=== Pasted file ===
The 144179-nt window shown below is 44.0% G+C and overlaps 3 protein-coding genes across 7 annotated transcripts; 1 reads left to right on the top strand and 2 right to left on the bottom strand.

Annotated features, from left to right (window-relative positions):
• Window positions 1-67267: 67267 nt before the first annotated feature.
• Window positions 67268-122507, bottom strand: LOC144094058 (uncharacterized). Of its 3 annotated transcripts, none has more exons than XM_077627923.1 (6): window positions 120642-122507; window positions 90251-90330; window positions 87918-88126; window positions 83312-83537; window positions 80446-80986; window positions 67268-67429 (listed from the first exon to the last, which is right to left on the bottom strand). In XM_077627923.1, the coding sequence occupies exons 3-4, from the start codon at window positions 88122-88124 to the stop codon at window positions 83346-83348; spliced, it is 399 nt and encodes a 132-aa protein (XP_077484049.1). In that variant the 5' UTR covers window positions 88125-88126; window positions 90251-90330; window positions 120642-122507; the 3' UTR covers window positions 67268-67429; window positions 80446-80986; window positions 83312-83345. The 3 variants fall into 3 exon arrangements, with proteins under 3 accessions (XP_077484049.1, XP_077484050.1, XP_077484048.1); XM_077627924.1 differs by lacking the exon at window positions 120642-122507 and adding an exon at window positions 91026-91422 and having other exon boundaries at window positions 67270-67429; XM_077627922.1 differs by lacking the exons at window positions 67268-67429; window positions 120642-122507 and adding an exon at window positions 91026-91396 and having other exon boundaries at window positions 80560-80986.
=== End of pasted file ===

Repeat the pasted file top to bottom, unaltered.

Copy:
The 144179-nt window shown below is 44.0% G+C and overlaps 3 protein-coding genes across 7 annotated transcripts; 1 reads left to right on the top strand and 2 right to left on the bottom strand.

Annotated features, from left to right (window-relative positions):
• Window positions 1-67267: 67267 nt before the first annotated feature.
• Window positions 67268-122507, bottom strand: LOC144094058 (uncharacterized). Of its 3 annotated transcripts, none has more exons than XM_077627923.1 (6): window positions 120642-122507; window positions 90251-90330; window positions 87918-88126; window positions 83312-83537; window positions 80446-80986; window positions 67268-67429 (listed from the first exon to the last, which is right to left on the bottom strand). In XM_077627923.1, the coding sequence occupies exons 3-4, from the start codon at window positions 88122-88124 to the stop codon at window positions 83346-83348; spliced, it is 399 nt and encodes a 132-aa protein (XP_077484049.1). In that variant the 5' UTR covers window positions 88125-88126; window positions 90251-90330; window positions 120642-122507; the 3' UTR covers window positions 67268-67429; window positions 80446-80986; window positions 83312-83345. The 3 variants fall into 3 exon arrangements, with proteins under 3 accessions (XP_077484049.1, XP_077484050.1, XP_077484048.1); XM_077627924.1 differs by lacking the exon at window positions 120642-122507 and adding an exon at window positions 91026-91422 and having other exon boundaries at window positions 67270-67429; XM_077627922.1 differs by lacking the exons at window positions 67268-67429; window positions 120642-122507 and adding an exon at window positions 91026-91396 and having other exon boundaries at window positions 80560-80986.